In some areas of the state, the combined taxes on the drug climb as high as 50 percent
Would you be willing to pony up for pot potency?
Analysts in California’s beleaguered cannabis industry have proposed making consumers do just that by getting rid of the state’s bizarre patchwork tax system and replacing it with one tied to the strength of the strain.
Made by California’s Legislative Analyst’s Office, the proposal would wipe out the current taxation system, including a 15 percent levy that all consumers pay at the counter, and replace it with a tiered system.
The size, scope and creativity of California has always made it seem like a dream destination for the cannabis industry, but with legal stores already struggling to stay afloat and new taxes on the way, it is hard to tell who, outside of the black market, is benefiting financially from cannabis.
In some areas of the state, the combined taxes on the drug climb as high as 50 percent, according to the Associated Press, forcing the state to get creative in its efforts to beat back its illicit competition.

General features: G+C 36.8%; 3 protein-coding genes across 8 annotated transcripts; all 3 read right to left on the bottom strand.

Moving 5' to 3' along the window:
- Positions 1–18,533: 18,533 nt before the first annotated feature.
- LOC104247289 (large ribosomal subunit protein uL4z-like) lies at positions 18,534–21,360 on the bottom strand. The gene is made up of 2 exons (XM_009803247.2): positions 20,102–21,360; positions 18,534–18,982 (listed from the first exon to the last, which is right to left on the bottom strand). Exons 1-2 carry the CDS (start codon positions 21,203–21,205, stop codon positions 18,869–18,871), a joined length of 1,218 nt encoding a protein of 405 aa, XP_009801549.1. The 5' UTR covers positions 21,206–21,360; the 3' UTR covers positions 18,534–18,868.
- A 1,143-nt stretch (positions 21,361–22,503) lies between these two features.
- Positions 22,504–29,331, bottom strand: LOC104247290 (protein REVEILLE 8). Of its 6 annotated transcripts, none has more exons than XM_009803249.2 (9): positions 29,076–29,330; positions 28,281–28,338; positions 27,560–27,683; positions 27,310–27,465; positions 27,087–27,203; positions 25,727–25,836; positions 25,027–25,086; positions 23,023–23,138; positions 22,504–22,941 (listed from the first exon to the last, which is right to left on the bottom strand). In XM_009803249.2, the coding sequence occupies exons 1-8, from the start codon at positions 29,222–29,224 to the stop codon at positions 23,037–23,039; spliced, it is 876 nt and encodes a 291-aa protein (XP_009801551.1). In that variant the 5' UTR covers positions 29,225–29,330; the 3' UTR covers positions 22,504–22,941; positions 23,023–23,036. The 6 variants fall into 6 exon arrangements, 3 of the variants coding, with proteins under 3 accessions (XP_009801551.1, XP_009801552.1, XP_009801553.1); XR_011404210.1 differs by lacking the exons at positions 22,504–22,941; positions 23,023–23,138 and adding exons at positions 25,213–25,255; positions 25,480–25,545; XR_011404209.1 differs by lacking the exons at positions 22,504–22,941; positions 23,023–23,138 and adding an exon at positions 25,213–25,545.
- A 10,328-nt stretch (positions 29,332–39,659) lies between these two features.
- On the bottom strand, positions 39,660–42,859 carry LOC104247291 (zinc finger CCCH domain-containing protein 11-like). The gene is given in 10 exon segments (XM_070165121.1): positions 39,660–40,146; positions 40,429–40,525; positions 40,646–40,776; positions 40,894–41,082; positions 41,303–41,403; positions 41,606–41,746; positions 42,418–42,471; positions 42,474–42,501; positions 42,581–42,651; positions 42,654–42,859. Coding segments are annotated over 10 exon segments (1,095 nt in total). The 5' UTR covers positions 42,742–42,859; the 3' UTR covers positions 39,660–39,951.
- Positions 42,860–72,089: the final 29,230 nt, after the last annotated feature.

“We view reducing harmful use as the most compelling reason to levy an excise tax,” the proposal noted. “Currently available information suggests that a potency-based tax in the range of $0.006 to $0.009 per milligram of THC could be appropriate.”
Purveyors of high-potency pot would probably disagree with that assessment, but targeting California’s heavy-hitters would enable the state to raise the US$350 million annually needed to fund mandatory marijuana-related programs, the agency added.
“I continue to believe we must lower and simplify the taxes on cannabis if the regulated cannabis industry in California is to survive, let alone thrive,” State Assemblyman Rob Bonta said, adding that the report clearly shows “the status quo is not working.”
The California Cannabis Industry Association is already on board — the group has been calling for an end to weight-based cultivation taxes for years. “As California’s regulated market struggles against a thriving illicit industry, we believe that comprehensive tax reform will incentivize consumers to purchase regulated cannabis products, ease administration and compliance, and increase and stabilize revenues for the state,” the group noted.
The report calls on California to confer with experts and examine the results of computer software that tracks sales across the state before making any moves.
It might also want to check with consumers — particularly those using the drug for medical purposes — to determine if a potency tax will unfairly penalize those who require higher-strength strains to treat medical conditions or simply force more people, not less, over to the black market.
Written by David Yasvinski